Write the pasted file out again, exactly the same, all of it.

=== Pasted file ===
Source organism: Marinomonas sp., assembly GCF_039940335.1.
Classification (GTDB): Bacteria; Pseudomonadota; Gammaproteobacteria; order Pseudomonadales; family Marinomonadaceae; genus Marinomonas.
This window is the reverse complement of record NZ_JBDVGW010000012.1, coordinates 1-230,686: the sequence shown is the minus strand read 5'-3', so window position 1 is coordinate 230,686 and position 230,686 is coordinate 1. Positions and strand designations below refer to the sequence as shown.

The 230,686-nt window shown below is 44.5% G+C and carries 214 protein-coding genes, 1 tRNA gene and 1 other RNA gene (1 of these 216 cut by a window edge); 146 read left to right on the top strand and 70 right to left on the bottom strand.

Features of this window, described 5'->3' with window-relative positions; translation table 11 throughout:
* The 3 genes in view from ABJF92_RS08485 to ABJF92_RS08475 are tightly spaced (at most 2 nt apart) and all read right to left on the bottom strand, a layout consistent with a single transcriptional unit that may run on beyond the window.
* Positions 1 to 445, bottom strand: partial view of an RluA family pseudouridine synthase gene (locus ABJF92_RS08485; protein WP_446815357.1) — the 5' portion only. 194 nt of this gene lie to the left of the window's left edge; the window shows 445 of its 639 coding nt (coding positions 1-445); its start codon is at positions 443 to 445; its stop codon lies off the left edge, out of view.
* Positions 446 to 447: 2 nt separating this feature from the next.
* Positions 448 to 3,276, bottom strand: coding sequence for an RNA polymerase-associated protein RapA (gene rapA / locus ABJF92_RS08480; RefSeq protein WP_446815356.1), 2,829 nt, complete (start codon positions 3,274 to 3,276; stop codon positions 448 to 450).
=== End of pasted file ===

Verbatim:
Source organism: Marinomonas sp., assembly GCF_039940335.1.
Classification (GTDB): Bacteria; Pseudomonadota; Gammaproteobacteria; order Pseudomonadales; family Marinomonadaceae; genus Marinomonas.
This window is the reverse complement of record NZ_JBDVGW010000012.1, coordinates 1-230,686: the sequence shown is the minus strand read 5'-3', so window position 1 is coordinate 230,686 and position 230,686 is coordinate 1. Positions and strand designations below refer to the sequence as shown.

The 230,686-nt window shown below is 44.5% G+C and carries 214 protein-coding genes, 1 tRNA gene and 1 other RNA gene (1 of these 216 cut by a window edge); 146 read left to right on the top strand and 70 right to left on the bottom strand.

Features of this window, described 5'->3' with window-relative positions; translation table 11 throughout:
* The 3 genes in view from ABJF92_RS08485 to ABJF92_RS08475 are tightly spaced (at most 2 nt apart) and all read right to left on the bottom strand, a layout consistent with a single transcriptional unit that may run on beyond the window.
* Positions 1 to 445, bottom strand: partial view of an RluA family pseudouridine synthase gene (locus ABJF92_RS08485; protein WP_446815357.1) — the 5' portion only. 194 nt of this gene lie to the left of the window's left edge; the window shows 445 of its 639 coding nt (coding positions 1-445); its start codon is at positions 443 to 445; its stop codon lies off the left edge, out of view.
* Positions 446 to 447: 2 nt separating this feature from the next.
* Positions 448 to 3,276, bottom strand: coding sequence for an RNA polymerase-associated protein RapA (gene rapA / locus ABJF92_RS08480; RefSeq protein WP_446815356.1), 2,829 nt, complete (start codon positions 3,274 to 3,276; stop codon positions 448 to 450).